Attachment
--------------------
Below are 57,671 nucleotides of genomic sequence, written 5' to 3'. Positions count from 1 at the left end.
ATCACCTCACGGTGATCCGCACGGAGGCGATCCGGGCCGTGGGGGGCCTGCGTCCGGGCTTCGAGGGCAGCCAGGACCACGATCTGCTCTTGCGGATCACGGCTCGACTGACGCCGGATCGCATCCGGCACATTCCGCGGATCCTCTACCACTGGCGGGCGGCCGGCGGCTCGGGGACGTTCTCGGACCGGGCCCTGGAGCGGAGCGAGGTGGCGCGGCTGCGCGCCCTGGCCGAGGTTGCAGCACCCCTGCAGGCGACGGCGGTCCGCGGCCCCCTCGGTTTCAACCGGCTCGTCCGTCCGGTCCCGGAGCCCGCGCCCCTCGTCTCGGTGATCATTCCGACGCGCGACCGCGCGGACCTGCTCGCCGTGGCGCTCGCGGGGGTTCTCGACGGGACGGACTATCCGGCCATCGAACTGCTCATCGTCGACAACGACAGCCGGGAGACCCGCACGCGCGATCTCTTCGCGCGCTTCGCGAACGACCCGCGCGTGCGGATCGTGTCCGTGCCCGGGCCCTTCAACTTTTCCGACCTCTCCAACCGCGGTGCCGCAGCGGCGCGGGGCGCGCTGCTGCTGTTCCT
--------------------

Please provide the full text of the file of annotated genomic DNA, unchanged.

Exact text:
Below are 57,671 nucleotides of genomic sequence, written 5' to 3'. Positions count from 1 at the left end.
ATCACCTCACGGTGATCCGCACGGAGGCGATCCGGGCCGTGGGGGGCCTGCGTCCGGGCTTCGAGGGCAGCCAGGACCACGATCTGCTCTTGCGGATCACGGCTCGACTGACGCCGGATCGCATCCGGCACATTCCGCGGATCCTCTACCACTGGCGGGCGGCCGGCGGCTCGGGGACGTTCTCGGACCGGGCCCTGGAGCGGAGCGAGGTGGCGCGGCTGCGCGCCCTGGCCGAGGTTGCAGCACCCCTGCAGGCGACGGCGGTCCGCGGCCCCCTCGGTTTCAACCGGCTCGTCCGTCCGGTCCCGGAGCCCGCGCCCCTCGTCTCGGTGATCATTCCGACGCGCGACCGCGCGGACCTGCTCGCCGTGGCGCTCGCGGGGGTTCTCGACGGGACGGACTATCCGGCCATCGAACTGCTCATCGTCGACAACGACAGCCGGGAGACCCGCACGCGCGATCTCTTCGCGCGCTTCGCGAACGACCCGCGCGTGCGGATCGTGTCCGTGCCCGGGCCCTTCAACTTTTCCGACCTCTCCAACCGCGGTGCCGCAGCGGCGCGGGGCGCGCTGCTGCTGTTCCT